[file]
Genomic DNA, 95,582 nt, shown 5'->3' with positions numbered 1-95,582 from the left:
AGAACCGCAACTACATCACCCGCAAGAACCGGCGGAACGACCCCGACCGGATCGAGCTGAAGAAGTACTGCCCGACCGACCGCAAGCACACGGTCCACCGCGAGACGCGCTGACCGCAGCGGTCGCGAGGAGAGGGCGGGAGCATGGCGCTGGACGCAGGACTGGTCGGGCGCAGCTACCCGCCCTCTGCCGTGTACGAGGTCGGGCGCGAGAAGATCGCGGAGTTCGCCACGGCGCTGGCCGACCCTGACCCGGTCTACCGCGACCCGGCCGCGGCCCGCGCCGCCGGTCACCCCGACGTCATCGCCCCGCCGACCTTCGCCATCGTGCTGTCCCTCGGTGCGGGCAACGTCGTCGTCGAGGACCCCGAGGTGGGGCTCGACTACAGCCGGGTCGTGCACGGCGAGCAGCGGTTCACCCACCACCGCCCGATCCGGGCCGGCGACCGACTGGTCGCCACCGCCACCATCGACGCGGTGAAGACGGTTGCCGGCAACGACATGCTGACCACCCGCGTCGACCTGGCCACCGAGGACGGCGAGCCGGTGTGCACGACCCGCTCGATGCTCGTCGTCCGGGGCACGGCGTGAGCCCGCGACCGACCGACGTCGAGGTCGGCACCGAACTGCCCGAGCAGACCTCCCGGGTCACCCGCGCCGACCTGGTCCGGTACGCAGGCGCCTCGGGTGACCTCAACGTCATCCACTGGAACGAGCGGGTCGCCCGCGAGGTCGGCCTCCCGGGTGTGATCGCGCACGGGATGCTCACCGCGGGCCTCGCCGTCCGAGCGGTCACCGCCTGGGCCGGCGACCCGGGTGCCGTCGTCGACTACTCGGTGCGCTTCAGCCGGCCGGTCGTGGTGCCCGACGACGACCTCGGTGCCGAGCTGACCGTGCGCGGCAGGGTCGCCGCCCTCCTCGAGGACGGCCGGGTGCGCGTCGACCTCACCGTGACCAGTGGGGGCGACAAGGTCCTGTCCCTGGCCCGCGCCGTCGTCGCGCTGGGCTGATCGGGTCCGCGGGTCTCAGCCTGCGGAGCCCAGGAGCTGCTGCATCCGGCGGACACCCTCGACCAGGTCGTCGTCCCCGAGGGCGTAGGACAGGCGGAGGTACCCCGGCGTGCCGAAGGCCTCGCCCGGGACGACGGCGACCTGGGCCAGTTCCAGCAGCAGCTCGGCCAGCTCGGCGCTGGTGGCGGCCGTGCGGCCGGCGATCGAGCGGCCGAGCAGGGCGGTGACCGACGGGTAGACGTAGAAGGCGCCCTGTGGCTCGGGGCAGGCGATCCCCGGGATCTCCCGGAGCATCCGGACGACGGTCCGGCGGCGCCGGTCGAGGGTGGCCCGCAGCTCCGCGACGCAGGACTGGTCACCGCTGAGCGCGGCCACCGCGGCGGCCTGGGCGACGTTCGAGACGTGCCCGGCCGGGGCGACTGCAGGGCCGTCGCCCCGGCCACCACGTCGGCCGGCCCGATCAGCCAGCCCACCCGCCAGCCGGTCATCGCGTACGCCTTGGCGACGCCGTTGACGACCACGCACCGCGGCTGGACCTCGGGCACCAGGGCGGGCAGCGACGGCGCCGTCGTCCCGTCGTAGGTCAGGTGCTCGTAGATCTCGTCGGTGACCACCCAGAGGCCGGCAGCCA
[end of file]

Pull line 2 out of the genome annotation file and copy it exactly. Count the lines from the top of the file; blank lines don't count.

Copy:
AGAACCGCAACTACATCACCCGCAAGAACCGGCGGAACGACCCCGACCGGATCGAGCTGAAGAAGTACTGCCCGACCGACCGCAAGCACACGGTCCACCGCGAGACGCGCTGACCGCAGCGGTCGCGAGGAGAGGGCGGGAGCATGGCGCTGGACGCAGGACTGGTCGGGCGCAGCTACCCGCCCTCTGCCGTGTACGAGGTCGGGCGCGAGAAGATCGCGGAGTTCGCCACGGCGCTGGCCGACCCTGACCCGGTCTACCGCGACCCGGCCGCGGCCCGCGCCGCCGGTCACCCCGACGTCATCGCCCCGCCGACCTTCGCCATCGTGCTGTCCCTCGGTGCGGGCAACGTCGTCGTCGAGGACCCCGAGGTGGGGCTCGACTACAGCCGGGTCGTGCACGGCGAGCAGCGGTTCACCCACCACCGCCCGATCCGGGCCGGCGACCGACTGGTCGCCACCGCCACCATCGACGCGGTGAAGACGGTTGCCGGCAACGACATGCTGACCACCCGCGTCGACCTGGCCACCGAGGACGGCGAGCCGGTGTGCACGACCCGCTCGATGCTCGTCGTCCGGGGCACGGCGTGAGCCCGCGACCGACCGACGTCGAGGTCGGCACCGAACTGCCCGAGCAGACCTCCCGGGTCACCCGCGCCGACCTGGTCCGGTACGCAGGCGCCTCGGGTGACCTCAACGTCATCCACTGGAACGAGCGGGTCGCCCGCGAGGTCGGCCTCCCGGGTGTGATCGCGCACGGGATGCTCACCGCGGGCCTCGCCGTCCGAGCGGTCACCGCCTGGGCCGGCGACCCGGGTGCCGTCGTCGACTACTCGGTGCGCTTCAGCCGGCCGGTCGTGGTGCCCGACGACGACCTCGGTGCCGAGCTGACCGTGCGCGGCAGGGTCGCCGCCCTCCTCGAGGACGGCCGGGTGCGCGTCGACCTCACCGTGACCAGTGGGGGCGACAAGGTCCTGTCCCTGGCCCGCGCCGTCGTCGCGCTGGGCTGATCGGGTCCGCGGGTCTCAGCCTGCGGAGCCCAGGAGCTGCTGCATCCGGCGGACACCCTCGACCAGGTCGTCGTCCCCGAGGGCGTAGGACAGGCGGAGGTACCCCGGCGTGCCGAAGGCCTCGCCCGGGACGACGGCGACCTGGGCCAGTTCCAGCAGCAGCTCGGCCAGCTCGGCGCTGGTGGCGGCCGTGCGGCCGGCGATCGAGCGGCCGAGCAGGGCGGTGACCGACGGGTAGACGTAGAAGGCGCCCTGTGGCTCGGGGCAGGCGATCCCCGGGATCTCCCGGAGCATCCGGACGACGGTCCGGCGGCGCCGGTCGAGGGTGGCCCGCAGCTCCGCGACGCAGGACTGGTCACCGCTGAGCGCGGCCACCGCGGCGGCCTGGGCGACGTTCGAGACGTGCCCGGCCGGGGCGACTGCAGGGCCGTCGCCCCGGCCACCACGTCGGCCGGCCCGATCAGCCAGCCCACCCGCCAGCCGGTCATCGCGTACGCCTTGGCGACGCCGTTGACGACCACGCACCGCGGCTGGACCTCGGGCACCAGGGCGGGCAGCGACGGCGCCGTCGTCCCGTCGTAGGTCAGGTGCTCGTAGATCTCGTCGGTGACCACCCAGAGGCCGGCAGCCA